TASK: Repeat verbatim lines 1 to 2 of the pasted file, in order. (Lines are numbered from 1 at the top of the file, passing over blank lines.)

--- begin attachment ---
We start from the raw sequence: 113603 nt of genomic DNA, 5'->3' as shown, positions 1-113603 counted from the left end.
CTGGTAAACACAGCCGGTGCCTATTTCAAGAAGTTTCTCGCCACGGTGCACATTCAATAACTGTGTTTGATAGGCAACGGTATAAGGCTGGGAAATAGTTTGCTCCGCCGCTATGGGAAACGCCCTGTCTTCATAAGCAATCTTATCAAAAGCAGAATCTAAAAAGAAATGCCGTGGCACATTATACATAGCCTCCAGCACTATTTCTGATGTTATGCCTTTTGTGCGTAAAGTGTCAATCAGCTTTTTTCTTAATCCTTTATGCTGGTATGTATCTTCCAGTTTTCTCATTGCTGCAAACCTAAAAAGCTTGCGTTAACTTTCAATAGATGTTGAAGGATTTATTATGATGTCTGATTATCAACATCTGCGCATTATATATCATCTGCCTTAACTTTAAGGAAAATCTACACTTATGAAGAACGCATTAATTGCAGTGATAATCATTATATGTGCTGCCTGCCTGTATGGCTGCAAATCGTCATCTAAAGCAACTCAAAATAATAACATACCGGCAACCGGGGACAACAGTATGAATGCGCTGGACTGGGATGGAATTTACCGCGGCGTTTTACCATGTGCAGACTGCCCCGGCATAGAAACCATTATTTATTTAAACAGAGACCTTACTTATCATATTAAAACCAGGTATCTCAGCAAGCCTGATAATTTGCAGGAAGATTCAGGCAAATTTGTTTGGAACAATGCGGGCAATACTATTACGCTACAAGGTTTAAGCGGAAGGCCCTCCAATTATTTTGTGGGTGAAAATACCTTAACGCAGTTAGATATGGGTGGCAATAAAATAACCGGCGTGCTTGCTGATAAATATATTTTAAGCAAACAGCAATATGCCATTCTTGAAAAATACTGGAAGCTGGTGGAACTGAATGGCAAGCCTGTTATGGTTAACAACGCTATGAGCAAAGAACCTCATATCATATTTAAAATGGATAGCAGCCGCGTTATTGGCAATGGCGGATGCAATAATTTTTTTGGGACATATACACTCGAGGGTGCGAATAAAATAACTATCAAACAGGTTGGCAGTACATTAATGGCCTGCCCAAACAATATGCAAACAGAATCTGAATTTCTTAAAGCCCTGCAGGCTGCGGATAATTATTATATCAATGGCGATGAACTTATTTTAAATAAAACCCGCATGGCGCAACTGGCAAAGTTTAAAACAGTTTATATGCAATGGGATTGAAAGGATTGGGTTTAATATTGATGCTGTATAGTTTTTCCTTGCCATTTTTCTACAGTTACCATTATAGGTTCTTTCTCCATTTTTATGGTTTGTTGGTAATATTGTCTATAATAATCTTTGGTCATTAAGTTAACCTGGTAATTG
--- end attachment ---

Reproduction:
We start from the raw sequence: 113603 nt of genomic DNA, 5'->3' as shown, positions 1-113603 counted from the left end.
CTGGTAAACACAGCCGGTGCCTATTTCAAGAAGTTTCTCGCCACGGTGCACATTCAATAACTGTGTTTGATAGGCAACGGTATAAGGCTGGGAAATAGTTTGCTCCGCCGCTATGGGAAACGCCCTGTCTTCATAAGCAATCTTATCAAAAGCAGAATCTAAAAAGAAATGCCGTGGCACATTATACATAGCCTCCAGCACTATTTCTGATGTTATGCCTTTTGTGCGTAAAGTGTCAATCAGCTTTTTTCTTAATCCTTTATGCTGGTATGTATCTTCCAGTTTTCTCATTGCTGCAAACCTAAAAAGCTTGCGTTAACTTTCAATAGATGTTGAAGGATTTATTATGATGTCTGATTATCAACATCTGCGCATTATATATCATCTGCCTTAACTTTAAGGAAAATCTACACTTATGAAGAACGCATTAATTGCAGTGATAATCATTATATGTGCTGCCTGCCTGTATGGCTGCAAATCGTCATCTAAAGCAACTCAAAATAATAACATACCGGCAACCGGGGACAACAGTATGAATGCGCTGGACTGGGATGGAATTTACCGCGGCGTTTTACCATGTGCAGACTGCCCCGGCATAGAAACCATTATTTATTTAAACAGAGACCTTACTTATCATATTAAAACCAGGTATCTCAGCAAGCCTGATAATTTGCAGGAAGATTCAGGCAAATTTGTTTGGAACAATGCGGGCAATACTATTACGCTACAAGGTTTAAGCGGAAGGCCCTCCAATTATTTTGTGGGTGAAAATACCTTAACGCAGTTAGATATGGGTGGCAATAAAATAACCGGCGTGCTTGCTGATAAATATATTTTAAGCAAACAGCAATATGCCATTCTTGAAAAATACTGGAAGCTGGTGGAACTGAATGGCAAGCCTGTTATGGTTAACAACGCTATGAGCAAAGAACCTCATATCATATTTAAAATGGATAGCAGCCGCGTTATTGGCAATGGCGGATGCAATAATTTTTTTGGGACATATACACTCGAGGGTGCGAATAAAATAACTATCAAACAGGTTGGCAGTACATTAATGGCCTGCCCAAACAATATGCAAACAGAATCTGAATTTCTTAAAGCCCTGCAGGCTGCGGATAATTATTATATCAATGGCGATGAACTTATTTTAAATAAAACCCGCATGGCGCAACTGGCAAAGTTTAAAACAGTTTATATGCAATGGGATTGAAAGGATTGGGTTTAATATTGATGCTGTATAGTTTTTCCTTGCCATTTTTCTACAGTTACCATTATAGGTTCTTTCTCCATTTTTATGGTTTGTTGGTAATATTGTCTATAATAATCTTTGGTCATTAAGTTAACCTGGTAATTG